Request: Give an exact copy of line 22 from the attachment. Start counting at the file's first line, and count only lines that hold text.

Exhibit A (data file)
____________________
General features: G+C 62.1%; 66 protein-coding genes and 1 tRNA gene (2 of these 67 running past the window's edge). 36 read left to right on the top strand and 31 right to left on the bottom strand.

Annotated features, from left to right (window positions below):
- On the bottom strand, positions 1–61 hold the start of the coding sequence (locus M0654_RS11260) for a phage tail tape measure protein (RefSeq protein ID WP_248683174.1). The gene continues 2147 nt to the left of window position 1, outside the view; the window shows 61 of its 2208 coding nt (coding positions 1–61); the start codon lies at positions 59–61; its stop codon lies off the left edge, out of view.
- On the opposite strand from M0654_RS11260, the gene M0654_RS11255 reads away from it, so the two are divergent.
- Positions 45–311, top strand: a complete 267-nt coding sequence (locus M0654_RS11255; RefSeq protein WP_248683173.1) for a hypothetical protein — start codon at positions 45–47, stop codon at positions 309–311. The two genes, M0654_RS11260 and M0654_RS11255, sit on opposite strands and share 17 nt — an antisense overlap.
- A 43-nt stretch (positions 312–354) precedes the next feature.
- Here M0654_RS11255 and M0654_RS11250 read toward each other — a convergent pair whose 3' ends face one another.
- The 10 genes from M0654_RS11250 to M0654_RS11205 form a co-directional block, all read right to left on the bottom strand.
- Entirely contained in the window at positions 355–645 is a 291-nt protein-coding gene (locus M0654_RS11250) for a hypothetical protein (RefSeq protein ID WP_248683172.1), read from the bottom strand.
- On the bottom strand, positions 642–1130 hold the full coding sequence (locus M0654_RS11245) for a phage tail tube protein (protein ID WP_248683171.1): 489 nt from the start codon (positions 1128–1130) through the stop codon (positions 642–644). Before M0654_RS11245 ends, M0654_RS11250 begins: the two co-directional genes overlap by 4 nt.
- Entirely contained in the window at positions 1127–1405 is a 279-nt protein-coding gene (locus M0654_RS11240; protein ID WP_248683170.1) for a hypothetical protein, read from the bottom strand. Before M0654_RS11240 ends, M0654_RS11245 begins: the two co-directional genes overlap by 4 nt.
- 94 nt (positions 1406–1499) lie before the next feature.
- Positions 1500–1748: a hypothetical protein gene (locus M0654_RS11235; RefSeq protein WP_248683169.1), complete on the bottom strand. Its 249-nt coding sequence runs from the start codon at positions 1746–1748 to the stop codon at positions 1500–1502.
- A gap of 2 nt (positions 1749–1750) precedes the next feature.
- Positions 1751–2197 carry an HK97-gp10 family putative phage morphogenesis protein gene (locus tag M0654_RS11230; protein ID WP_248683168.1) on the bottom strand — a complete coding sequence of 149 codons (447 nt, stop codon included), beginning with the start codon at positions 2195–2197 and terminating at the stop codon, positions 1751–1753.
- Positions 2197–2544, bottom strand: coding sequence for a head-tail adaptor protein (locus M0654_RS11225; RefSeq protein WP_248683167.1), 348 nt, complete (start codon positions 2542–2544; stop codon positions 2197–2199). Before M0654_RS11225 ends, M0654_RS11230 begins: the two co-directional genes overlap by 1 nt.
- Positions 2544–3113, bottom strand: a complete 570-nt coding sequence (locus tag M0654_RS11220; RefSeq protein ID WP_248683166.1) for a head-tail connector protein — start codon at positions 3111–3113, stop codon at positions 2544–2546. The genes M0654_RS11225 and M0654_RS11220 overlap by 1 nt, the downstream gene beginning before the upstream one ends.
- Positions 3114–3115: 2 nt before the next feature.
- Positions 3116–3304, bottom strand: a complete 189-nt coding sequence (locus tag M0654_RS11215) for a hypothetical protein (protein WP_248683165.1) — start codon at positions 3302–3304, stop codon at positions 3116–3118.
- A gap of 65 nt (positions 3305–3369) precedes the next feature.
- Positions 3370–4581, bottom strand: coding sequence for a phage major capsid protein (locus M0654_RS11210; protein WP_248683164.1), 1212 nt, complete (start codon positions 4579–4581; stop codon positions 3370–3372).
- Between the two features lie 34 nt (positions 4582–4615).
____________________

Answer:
- Between the two features lie 34 nt (positions 4582–4615).